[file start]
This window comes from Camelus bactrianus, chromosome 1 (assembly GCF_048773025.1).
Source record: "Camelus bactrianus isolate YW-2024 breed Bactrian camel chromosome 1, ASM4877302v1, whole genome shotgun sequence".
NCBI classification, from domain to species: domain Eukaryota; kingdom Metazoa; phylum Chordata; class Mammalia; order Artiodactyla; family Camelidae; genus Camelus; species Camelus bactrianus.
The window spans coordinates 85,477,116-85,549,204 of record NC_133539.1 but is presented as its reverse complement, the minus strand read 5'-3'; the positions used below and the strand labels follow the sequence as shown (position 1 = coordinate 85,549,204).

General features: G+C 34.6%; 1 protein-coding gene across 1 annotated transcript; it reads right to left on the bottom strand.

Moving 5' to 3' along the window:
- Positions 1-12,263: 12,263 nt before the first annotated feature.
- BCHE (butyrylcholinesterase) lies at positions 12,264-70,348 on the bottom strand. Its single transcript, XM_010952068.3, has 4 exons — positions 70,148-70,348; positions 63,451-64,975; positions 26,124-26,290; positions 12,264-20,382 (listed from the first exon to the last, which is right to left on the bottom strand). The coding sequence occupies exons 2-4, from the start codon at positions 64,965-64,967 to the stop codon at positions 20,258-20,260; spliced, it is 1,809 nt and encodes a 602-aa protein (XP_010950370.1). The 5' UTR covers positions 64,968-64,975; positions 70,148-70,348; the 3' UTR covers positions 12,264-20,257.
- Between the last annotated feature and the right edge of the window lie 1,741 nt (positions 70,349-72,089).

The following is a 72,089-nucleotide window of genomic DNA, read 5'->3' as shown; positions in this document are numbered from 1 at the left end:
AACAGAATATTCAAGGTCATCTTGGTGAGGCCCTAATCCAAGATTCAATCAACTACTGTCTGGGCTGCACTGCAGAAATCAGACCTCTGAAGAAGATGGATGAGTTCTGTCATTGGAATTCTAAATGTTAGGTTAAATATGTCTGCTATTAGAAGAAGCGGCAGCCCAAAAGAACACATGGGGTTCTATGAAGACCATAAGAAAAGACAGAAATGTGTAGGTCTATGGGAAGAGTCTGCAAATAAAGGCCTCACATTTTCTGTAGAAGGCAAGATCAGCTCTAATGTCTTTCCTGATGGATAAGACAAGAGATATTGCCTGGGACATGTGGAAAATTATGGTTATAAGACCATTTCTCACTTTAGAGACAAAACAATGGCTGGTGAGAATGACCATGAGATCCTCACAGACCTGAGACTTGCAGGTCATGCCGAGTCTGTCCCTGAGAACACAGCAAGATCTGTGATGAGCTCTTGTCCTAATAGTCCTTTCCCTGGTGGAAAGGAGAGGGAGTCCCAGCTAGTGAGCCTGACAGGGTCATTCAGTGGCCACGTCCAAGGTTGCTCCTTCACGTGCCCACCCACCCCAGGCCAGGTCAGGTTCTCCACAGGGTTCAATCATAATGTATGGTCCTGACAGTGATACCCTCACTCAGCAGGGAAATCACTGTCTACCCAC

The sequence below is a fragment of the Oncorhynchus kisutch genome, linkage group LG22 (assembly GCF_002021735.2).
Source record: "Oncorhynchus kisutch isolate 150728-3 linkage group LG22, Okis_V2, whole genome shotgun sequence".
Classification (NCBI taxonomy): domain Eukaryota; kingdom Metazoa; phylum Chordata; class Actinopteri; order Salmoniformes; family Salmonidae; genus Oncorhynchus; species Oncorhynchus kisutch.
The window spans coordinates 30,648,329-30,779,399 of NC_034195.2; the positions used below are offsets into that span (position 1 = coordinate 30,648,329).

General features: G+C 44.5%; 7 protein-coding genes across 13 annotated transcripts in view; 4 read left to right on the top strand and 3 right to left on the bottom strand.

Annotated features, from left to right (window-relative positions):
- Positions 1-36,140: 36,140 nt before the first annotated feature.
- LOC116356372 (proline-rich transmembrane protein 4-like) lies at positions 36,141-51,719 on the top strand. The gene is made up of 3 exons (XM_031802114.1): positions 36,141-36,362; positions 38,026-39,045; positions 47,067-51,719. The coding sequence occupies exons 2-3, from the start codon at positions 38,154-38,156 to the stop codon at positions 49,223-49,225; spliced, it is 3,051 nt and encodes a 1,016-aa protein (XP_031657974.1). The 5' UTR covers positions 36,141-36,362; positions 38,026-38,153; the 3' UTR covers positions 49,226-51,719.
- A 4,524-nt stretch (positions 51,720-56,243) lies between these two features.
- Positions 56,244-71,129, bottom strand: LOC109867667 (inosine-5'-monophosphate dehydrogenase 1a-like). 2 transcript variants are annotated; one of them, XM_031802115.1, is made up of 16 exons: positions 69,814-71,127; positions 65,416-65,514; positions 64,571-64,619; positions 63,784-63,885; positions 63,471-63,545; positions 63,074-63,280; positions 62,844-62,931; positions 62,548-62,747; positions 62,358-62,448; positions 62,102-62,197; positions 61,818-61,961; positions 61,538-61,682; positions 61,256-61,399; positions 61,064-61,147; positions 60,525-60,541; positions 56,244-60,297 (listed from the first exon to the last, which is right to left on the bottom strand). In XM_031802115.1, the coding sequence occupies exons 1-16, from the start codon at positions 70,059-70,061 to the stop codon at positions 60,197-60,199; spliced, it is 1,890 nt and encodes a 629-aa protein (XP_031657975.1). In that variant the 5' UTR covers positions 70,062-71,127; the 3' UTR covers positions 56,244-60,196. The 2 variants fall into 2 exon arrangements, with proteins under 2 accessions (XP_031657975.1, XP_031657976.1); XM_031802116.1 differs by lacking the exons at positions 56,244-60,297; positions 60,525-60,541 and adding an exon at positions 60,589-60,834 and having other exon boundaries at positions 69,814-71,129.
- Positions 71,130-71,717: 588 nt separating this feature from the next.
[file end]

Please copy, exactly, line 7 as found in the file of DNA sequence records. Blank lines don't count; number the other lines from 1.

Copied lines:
- Positions 1-12,263: 12,263 nt before the first annotated feature.